IF YOUR LGMD COULD BE “CURED” TOMORROW, WHAT WOULD BE THE FIRST THING THAT YOU WOULD WANT TO DO:
I would love to be able to go on a hike in a wooded area with my family.




José Antonio

02/06/2015:LGMD2B - Jose Antonio

NAME: José Antonio

AGE: 48

COUNTRY: México

LGMD Sub-Type: LGMD 2B/Dysferlinopathy

At what age were you diagnosed: at age 46

WHAT WERE YOUR FIRST SYMPTOMS:
I first noticed muscle weakness at age 30. I was found to have a heart problem in my aorta, and the cardiologist thought my muscle weakness was due to that. I had an EMG and the results came back fine, but I kept falling, bumping into things, not having strength in my legs to climb stairs, or in my arms to lift heavy objects. I think the most alarming symptom was when I discovered that I couldn’t jump, then I knew something was wrong.

DO YOU HAVE OTHER FAMILY MEMBERS WHO HAVE LGMD: No
WHAT DO YOU FIND TO BE THE GREATEST CHALLENGES IN LIVING WITH LGMD:
Everything! Once people help me to get out of bed I have to get into a special chair to use the bathroom, then people have to lift me so I can get into a wheelchair. I have physiotherapy from Monday to Friday. The physiotherapist lifts me using a belt and I walk with him about 10 meters several times. He has me flex my arms with 1 kg weights, then they lift me into my vehicle and they take me to my workplace where I stay in my vehicle. The saddest part is that I watch my children grow up, and I can´t go with them to enjoy simple things: beach, movies, parks, etc. My wife is the one who does this; she is very devoted to me and helps me a lot.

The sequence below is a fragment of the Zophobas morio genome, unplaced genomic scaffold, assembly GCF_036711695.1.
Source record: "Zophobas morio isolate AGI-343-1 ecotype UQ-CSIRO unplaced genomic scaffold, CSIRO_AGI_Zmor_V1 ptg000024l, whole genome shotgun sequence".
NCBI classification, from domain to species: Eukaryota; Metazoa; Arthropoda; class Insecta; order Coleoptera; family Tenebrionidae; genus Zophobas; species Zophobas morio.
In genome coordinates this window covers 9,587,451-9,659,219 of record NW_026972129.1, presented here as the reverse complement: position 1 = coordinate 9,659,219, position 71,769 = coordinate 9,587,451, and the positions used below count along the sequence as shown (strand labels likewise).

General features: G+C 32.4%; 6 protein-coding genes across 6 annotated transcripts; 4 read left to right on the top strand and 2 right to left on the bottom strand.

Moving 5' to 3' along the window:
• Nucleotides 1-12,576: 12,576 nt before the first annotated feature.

WHAT IS YOUR GREATEST ACCOMPLISHMENT:
Being able to stay in contact with my customers and to keep working in my own way.

HOW HAS LGMD INFLUENCED YOU INTO BECOMING THE PERSON YOU ARE TODAY:
I’ve learned to appreciate people helping me, to have patience, to keep being hopeful and avoid feeling depressed, to be thankful for everything, to understand people who aren’t in the same situation as me and who are in a difficult situation, to value what I have and to be a saver, to give more love to my family each day as if it were the last.
WHAT DO YOU WANT THE WORLD TO KNOW ABOUT LGMD:
How difficult it is to accomplish small things that are insignificant for other people, for them to know about these rare diseases, and for there to be more interest in studying why they occur and how they can be avoided. Also early diagnosis so patients can take vitamins to avoid health problems, because when we become less mobile our bodies become weaker and our immune system weakens. Finally, and most importantly, to find a treatment or cure for this disease!

IF YOUR LGMD COULD BE “CURED” TOMORROW, WHAT WOULD BE THE FIRST THING THAT YOU WOULD WANT TO DO:
I would walk on the beach, run, climb stairs, travel places with my children without them having to worry about me. Take my wife out to a beautiful place to eat and thank her for all the love she has for me by being able to help me and care for me. I would hug my children to thank them for all the support they give me every day.